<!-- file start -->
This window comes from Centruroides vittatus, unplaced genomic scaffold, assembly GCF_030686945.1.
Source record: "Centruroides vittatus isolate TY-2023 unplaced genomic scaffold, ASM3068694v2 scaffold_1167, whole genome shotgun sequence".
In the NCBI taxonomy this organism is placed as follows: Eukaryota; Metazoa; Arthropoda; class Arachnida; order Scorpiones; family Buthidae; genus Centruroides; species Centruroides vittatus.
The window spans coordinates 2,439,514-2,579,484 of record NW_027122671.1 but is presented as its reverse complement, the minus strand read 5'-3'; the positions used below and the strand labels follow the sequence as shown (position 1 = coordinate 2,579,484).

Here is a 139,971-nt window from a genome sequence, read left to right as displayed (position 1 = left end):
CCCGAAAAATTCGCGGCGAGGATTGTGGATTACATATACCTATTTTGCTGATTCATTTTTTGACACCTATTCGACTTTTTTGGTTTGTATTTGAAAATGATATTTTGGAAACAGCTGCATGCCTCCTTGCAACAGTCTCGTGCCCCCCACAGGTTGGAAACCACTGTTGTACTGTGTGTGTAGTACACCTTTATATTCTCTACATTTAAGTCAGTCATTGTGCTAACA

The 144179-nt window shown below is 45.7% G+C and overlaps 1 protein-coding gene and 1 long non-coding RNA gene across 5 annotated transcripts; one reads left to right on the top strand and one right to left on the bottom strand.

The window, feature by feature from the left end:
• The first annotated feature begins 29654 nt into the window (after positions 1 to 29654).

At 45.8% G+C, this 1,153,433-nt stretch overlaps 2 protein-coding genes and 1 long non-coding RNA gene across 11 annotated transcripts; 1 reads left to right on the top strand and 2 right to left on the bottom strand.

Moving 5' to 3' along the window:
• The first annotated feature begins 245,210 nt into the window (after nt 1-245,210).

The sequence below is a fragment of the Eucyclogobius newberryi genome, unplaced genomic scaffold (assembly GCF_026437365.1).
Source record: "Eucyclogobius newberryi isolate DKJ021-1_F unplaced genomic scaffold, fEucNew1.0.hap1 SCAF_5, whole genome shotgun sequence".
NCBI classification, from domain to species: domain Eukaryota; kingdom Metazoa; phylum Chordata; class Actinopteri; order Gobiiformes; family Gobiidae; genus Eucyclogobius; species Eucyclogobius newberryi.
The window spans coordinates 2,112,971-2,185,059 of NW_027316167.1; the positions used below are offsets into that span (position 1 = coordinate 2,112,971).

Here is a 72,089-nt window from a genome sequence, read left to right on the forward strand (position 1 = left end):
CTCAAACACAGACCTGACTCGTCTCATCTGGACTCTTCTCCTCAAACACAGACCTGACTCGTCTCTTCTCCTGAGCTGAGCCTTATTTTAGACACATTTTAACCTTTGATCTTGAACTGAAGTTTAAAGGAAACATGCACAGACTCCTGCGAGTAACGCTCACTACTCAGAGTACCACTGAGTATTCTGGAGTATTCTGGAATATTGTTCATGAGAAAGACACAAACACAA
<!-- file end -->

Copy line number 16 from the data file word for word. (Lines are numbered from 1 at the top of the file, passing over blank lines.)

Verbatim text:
The window spans coordinates 2,112,971-2,185,059 of NW_027316167.1; the positions used below are offsets into that span (position 1 = coordinate 2,112,971).